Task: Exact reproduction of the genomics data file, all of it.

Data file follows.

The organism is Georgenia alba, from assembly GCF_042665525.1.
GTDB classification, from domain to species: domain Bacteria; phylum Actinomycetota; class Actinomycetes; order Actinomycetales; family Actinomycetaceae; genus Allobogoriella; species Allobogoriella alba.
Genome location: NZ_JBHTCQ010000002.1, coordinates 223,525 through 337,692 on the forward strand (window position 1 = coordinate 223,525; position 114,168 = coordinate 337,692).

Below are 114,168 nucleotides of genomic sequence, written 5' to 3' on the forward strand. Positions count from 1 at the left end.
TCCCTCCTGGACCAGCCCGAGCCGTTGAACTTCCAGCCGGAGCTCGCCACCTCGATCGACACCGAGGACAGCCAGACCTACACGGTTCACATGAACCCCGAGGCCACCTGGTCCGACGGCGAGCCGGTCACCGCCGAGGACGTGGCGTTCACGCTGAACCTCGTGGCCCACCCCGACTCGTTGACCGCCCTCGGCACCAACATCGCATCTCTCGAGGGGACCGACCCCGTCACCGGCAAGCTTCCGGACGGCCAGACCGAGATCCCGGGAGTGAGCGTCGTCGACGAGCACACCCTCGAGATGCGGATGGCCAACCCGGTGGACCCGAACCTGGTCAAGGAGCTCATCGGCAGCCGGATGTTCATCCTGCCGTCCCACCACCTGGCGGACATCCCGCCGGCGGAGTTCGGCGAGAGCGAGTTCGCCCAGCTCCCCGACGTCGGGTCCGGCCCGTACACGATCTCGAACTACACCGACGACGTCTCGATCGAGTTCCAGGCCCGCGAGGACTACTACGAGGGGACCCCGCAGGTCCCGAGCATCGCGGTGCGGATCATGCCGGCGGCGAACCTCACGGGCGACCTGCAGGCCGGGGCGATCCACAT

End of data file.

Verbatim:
The organism is Georgenia alba, from assembly GCF_042665525.1.
GTDB classification, from domain to species: domain Bacteria; phylum Actinomycetota; class Actinomycetes; order Actinomycetales; family Actinomycetaceae; genus Allobogoriella; species Allobogoriella alba.
Genome location: NZ_JBHTCQ010000002.1, coordinates 223,525 through 337,692 on the forward strand (window position 1 = coordinate 223,525; position 114,168 = coordinate 337,692).

Below are 114,168 nucleotides of genomic sequence, written 5' to 3' on the forward strand. Positions count from 1 at the left end.
TCCCTCCTGGACCAGCCCGAGCCGTTGAACTTCCAGCCGGAGCTCGCCACCTCGATCGACACCGAGGACAGCCAGACCTACACGGTTCACATGAACCCCGAGGCCACCTGGTCCGACGGCGAGCCGGTCACCGCCGAGGACGTGGCGTTCACGCTGAACCTCGTGGCCCACCCCGACTCGTTGACCGCCCTCGGCACCAACATCGCATCTCTCGAGGGGACCGACCCCGTCACCGGCAAGCTTCCGGACGGCCAGACCGAGATCCCGGGAGTGAGCGTCGTCGACGAGCACACCCTCGAGATGCGGATGGCCAACCCGGTGGACCCGAACCTGGTCAAGGAGCTCATCGGCAGCCGGATGTTCATCCTGCCGTCCCACCACCTGGCGGACATCCCGCCGGCGGAGTTCGGCGAGAGCGAGTTCGCCCAGCTCCCCGACGTCGGGTCCGGCCCGTACACGATCTCGAACTACACCGACGACGTCTCGATCGAGTTCCAGGCCCGCGAGGACTACTACGAGGGGACCCCGCAGGTCCCGAGCATCGCGGTGCGGATCATGCCGGCGGCGAACCTCACGGGCGACCTGCAGGCCGGGGCGATCCACAT